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                                                    PreMedPeter said:
                                                    I am a computer science major and i feel your pain. On my last interview i was explaining to my bioinformatics publication to my interviewer only to see a blank face staring back at me the whole time.

                                                    Towards the end of the interview though, he explained to me that engineers usually have the stereotype of being smart but lacking social skills. So he advised me to focus on emphasising my social skills during interviews (Don't worry he said my social skills are just fine =]) So maybe you could try that next time?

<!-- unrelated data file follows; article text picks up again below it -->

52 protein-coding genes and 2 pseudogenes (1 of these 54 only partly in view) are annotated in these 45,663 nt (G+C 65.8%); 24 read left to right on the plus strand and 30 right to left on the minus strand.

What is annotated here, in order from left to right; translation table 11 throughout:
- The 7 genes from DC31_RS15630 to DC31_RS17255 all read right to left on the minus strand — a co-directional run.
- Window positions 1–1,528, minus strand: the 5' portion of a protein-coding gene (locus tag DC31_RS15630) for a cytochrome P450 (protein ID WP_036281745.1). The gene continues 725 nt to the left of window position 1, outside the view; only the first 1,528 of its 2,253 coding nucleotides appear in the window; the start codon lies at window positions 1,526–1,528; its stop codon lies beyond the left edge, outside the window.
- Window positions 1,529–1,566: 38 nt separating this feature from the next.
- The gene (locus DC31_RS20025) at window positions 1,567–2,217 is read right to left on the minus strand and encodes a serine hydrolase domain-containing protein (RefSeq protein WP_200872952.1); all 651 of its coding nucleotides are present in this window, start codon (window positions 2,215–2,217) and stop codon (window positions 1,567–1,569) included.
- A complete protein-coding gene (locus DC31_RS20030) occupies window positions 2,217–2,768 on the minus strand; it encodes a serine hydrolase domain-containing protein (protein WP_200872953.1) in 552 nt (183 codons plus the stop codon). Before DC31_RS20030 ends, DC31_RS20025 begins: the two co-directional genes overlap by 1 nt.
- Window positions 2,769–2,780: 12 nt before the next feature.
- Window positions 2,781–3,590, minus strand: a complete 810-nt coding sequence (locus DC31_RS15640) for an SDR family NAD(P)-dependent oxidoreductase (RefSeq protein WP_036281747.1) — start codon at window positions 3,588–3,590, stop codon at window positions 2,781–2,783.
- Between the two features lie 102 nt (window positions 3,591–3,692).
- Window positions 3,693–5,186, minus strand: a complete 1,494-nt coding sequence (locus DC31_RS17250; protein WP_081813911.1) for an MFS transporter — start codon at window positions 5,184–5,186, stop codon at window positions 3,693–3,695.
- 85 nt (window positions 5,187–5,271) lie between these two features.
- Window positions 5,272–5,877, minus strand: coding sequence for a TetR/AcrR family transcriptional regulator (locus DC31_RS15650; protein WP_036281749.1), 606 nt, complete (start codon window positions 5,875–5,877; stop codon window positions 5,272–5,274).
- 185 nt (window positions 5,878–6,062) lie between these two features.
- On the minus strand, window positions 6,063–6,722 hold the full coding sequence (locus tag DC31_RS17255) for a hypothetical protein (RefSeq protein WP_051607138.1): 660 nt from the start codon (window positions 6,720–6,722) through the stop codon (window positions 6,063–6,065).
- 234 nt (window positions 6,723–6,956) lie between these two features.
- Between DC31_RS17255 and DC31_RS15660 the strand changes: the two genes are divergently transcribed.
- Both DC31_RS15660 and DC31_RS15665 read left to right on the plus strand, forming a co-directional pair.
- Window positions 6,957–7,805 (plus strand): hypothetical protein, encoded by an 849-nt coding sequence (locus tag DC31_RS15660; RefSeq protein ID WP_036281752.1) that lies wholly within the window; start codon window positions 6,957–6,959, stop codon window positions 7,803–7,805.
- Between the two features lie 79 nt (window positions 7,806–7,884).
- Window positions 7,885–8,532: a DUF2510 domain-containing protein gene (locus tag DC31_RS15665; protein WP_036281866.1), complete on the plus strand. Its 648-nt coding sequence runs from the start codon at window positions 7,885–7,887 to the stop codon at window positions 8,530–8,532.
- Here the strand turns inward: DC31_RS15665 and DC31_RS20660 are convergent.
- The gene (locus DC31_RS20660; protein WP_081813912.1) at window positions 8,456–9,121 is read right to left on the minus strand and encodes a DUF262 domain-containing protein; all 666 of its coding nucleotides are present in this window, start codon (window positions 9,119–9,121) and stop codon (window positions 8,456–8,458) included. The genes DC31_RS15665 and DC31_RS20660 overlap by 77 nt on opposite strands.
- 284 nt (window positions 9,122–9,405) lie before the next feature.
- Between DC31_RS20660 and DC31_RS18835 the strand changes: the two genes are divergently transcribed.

-Peter
                                                    P.S. If anyone out there is also CS, please PM me and give me advice on how to explain programming principles to a med student! =]

                                                    Over dinner with my mom (a CS person) last week, I mentioned an interesting experiment we did in a psych. class to show that if your left and right eye receive different inputs, the image you perceive switches between the two, but you never see both at one time. She started talking excitedly about how that's exactly like sending packets of information over the internet and how you can write different algorithms to prioritize. She talked a long time about these programs she used to write and how awesome they were.